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Diluvium

Definitions

  • Webster's Revised Unabridged Dictionary
    • n Diluvium (Geol) A deposit of superficial loam, sand, gravel, stones, etc., caused by former action of flowing waters, or the melting of glacial ice.☞ The accumulation of matter by the ordinary operation of water is termed alluvium.
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Century Dictionary and Cyclopedia
    • n diluvium A deluge or an inundation; an overflowing.
    • n diluvium Coarse detrital material, wherever found: a term introduced into geology in consequence of a general belief in the past occurrence of a universal deluge. Finer materials, usually occupying the lower parts of valleys, and occurring especially along the courses of great rivers, were called alluvium (which see). In the use of the words diluvium and alluvium (diluvial, alluvial) there is an obscure recognition of a fundamental fact in geology, namely, that rivers have been gradually diminishing in volume, a condition which necessarily connects itself with diminished erosive power. But the idea of a catastrophic period of diluvial action, preceded and followed by repose, such as lies at the base of the belief in the deluge, is no longer in vogue, and the word diluvium has become almost obsolete except among German geologists.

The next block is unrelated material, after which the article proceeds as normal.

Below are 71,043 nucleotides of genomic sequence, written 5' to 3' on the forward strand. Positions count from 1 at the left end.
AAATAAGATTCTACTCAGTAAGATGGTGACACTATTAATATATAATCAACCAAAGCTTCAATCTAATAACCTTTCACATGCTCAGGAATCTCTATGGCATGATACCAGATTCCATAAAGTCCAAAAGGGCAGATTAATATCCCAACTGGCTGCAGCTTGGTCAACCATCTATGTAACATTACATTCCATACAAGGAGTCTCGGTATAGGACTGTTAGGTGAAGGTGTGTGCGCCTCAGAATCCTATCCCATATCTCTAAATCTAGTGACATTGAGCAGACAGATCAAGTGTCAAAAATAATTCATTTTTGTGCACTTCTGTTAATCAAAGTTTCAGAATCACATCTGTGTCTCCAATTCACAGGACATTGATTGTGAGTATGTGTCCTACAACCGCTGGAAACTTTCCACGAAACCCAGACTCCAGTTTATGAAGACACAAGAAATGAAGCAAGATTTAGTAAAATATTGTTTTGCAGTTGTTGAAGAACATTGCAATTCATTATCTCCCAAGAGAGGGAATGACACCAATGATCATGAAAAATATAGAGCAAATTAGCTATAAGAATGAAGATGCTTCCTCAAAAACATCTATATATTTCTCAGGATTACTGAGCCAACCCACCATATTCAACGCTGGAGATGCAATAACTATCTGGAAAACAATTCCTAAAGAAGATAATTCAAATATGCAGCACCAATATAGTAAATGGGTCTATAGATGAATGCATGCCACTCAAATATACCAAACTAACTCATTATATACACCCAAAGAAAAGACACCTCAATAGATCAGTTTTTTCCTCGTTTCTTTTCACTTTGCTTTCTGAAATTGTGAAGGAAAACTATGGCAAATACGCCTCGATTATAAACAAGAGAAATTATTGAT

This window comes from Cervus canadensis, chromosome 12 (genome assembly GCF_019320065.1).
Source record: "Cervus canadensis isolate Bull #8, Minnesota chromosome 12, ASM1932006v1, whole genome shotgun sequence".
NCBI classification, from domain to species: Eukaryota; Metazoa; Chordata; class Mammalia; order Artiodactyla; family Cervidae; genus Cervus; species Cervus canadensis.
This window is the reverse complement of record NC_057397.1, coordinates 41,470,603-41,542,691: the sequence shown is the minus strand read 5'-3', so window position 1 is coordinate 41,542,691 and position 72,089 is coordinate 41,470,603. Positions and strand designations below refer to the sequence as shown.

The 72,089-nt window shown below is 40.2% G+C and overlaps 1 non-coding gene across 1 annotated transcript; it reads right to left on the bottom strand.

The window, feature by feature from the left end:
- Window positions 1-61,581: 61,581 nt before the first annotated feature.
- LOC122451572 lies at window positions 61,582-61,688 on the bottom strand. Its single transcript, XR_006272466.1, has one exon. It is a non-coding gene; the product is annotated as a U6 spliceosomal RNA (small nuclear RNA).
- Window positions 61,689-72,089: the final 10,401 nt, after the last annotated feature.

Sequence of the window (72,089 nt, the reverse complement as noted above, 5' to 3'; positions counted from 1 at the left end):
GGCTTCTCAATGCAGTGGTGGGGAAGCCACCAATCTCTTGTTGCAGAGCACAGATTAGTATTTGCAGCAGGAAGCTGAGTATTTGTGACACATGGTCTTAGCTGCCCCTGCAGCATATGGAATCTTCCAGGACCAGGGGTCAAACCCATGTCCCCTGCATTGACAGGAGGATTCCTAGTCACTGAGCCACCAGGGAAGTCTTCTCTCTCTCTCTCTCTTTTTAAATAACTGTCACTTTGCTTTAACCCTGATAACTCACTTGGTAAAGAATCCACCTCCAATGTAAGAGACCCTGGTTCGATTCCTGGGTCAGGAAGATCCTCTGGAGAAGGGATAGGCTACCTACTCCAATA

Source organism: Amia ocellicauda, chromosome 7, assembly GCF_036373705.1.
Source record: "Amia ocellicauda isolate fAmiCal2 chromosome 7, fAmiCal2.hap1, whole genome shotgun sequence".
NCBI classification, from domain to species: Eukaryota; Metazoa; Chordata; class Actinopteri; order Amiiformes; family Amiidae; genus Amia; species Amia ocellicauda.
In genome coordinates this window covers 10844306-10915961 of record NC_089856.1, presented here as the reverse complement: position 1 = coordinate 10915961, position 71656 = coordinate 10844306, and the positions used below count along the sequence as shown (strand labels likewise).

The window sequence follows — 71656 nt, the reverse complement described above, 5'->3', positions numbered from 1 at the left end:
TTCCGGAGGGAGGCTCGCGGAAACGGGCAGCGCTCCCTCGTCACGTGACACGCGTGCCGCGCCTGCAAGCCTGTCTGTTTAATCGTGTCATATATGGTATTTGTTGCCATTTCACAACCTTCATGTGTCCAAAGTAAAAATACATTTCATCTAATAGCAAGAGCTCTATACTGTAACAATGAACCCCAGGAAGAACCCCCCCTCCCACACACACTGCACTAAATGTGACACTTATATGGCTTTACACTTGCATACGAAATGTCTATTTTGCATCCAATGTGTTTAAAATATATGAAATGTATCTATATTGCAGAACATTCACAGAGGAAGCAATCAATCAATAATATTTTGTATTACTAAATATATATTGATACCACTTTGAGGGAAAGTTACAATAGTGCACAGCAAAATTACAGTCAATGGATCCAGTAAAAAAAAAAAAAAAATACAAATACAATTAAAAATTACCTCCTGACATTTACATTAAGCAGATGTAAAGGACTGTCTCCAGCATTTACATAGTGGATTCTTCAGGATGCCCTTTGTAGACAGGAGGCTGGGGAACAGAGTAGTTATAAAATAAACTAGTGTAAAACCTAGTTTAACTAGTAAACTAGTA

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Chambers's Twentieth Century Dictionary
    • n Diluvium dil-ū′vi-um an inundation or flood:
    • n Diluvium dil-ū′vi-um (geol.) a deposit of sand, gravel, &c. made by extraordinary currents of water—also Dilū′vion
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Etymology

Webster's Revised Unabridged Dictionary
L. diluvium,. See Dilute Deluge
Chambers's Twentieth Century Dictionary
L. diluviumdiluĕre.

Usage

In literature:

By the way, how do you and Buckland account for the "tails" of diluvium in Scotland?
"More Letters of Charles Darwin Volume II" by Charles Darwin
We travelled over land equal to any that we had seen, a deep black diluvium with grass three or four feet high, and thinly-timbered.
"A Source Book Of Australian History" by Compiled by Gwendolen H. Swinburne
The term "diluvium" was for a time the popular name of the boulder formation, because it was referred by some geologists to the deluge.
"A Manual of Elementary Geology" by Charles Lyell
Diluvium, the time when the glacial beds were deposited.
"A Manual of the Antiquity of Man" by J. P. MacLean
The heavy deposit of diluvium conceals the surface.
"Scenes and Adventures in the Semi-Alpine Region of the Ozark Mountains of Missouri and Arkansas" by Henry Rowe Schoolcraft
Whence then, it may be asked, the masses of compact reddish clay and pebble diluvium, which exist?
"The American Indians" by Henry R. Schoolcraft
Whence then, it may be asked, the masses of compact reddish clay and pebble diluvium, which exist?
"Western Scenes and Reminiscences" by Henry Rowe Schoolcraft
Whence then, it may be asked, the masses of compact reddish clay and pebble diluvium, which exist?
"The Indian in his Wigwam" by Henry R. Schoolcraft
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